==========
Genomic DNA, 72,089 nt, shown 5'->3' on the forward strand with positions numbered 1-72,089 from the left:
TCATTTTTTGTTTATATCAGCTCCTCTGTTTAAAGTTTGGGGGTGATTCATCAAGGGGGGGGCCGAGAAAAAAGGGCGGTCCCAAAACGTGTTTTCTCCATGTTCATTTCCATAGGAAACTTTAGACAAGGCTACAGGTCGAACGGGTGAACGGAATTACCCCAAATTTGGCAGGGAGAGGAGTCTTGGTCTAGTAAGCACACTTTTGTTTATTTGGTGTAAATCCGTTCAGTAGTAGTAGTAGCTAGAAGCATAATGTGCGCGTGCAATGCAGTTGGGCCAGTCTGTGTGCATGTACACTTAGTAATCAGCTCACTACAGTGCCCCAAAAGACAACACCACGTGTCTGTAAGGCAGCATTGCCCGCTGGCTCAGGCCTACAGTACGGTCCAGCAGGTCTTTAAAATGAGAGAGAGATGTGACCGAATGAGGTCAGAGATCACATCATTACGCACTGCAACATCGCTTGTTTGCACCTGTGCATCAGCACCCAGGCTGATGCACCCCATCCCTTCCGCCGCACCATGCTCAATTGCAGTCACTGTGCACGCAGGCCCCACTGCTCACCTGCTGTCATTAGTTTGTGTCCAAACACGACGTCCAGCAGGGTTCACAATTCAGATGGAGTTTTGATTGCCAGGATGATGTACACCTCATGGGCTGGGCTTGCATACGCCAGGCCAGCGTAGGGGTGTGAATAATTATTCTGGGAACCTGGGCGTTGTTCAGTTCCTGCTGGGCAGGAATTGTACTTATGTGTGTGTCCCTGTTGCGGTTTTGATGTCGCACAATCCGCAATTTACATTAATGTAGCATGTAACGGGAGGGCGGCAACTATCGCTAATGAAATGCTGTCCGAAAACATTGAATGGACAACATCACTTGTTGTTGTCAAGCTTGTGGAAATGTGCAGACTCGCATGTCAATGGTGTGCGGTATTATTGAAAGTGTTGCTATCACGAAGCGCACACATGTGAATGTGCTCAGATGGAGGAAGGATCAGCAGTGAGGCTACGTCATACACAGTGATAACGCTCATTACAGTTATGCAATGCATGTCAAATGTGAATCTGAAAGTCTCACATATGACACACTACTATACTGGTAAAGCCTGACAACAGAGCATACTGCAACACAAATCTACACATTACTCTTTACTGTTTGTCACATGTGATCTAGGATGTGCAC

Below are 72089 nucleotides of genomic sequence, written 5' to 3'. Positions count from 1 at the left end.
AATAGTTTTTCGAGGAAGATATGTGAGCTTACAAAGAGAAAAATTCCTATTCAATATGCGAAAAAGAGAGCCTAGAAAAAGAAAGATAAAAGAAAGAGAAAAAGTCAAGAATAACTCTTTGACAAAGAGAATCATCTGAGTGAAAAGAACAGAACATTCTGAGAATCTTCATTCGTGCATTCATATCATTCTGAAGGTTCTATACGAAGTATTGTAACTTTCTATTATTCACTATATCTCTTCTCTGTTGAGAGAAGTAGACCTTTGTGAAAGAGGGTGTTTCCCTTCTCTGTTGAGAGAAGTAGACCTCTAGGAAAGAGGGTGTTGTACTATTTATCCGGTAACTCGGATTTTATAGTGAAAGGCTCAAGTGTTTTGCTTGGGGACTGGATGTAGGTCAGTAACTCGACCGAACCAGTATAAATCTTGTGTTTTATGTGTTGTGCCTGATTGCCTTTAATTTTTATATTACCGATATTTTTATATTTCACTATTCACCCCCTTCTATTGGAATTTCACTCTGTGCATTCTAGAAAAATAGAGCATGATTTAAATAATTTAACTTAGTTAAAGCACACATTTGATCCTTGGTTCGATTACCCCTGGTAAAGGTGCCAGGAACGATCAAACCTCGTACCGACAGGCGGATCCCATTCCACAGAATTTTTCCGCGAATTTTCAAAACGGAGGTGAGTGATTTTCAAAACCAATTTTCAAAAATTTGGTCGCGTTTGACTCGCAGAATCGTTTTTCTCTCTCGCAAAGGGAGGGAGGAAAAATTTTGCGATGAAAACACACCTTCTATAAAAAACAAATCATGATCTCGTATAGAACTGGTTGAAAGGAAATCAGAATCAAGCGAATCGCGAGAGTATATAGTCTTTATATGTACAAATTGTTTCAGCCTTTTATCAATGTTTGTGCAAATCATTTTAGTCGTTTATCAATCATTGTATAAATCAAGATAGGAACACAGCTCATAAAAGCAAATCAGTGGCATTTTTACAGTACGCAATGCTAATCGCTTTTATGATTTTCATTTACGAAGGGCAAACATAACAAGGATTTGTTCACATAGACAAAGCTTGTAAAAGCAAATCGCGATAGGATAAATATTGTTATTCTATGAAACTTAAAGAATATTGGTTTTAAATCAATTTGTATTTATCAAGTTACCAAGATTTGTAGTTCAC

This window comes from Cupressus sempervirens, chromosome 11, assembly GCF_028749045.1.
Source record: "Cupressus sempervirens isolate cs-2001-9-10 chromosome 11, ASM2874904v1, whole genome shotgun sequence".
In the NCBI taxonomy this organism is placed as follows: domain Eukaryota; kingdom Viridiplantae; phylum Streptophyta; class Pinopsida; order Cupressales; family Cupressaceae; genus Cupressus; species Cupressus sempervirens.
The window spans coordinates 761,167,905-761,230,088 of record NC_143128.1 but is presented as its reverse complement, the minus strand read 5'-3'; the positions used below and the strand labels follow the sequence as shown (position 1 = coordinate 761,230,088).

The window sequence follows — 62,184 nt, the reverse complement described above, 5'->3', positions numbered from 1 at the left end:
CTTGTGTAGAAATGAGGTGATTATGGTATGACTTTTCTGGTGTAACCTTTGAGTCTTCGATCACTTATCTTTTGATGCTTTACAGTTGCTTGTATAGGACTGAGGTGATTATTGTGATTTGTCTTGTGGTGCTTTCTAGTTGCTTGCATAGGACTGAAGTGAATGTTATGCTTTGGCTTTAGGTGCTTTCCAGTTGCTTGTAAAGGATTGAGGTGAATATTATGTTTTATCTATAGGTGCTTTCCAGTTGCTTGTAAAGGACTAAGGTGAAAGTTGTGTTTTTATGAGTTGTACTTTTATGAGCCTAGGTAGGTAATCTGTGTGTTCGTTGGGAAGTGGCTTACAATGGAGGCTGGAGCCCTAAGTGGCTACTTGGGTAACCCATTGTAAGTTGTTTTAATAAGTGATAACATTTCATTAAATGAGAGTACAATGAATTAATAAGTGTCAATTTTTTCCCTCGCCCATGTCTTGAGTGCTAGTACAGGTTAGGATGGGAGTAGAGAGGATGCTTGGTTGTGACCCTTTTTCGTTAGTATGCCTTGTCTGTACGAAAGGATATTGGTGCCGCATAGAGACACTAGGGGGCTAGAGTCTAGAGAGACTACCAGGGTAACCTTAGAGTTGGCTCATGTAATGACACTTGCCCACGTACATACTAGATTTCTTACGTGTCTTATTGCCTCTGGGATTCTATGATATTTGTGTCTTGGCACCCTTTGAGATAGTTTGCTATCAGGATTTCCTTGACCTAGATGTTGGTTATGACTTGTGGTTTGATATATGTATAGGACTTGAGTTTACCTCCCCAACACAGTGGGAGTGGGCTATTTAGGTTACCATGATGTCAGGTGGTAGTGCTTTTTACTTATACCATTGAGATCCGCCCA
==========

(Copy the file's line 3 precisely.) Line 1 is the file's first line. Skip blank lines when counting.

Below are 72089 nucleotides of genomic sequence, written 5' to 3'. Positions count from 1 at the left end.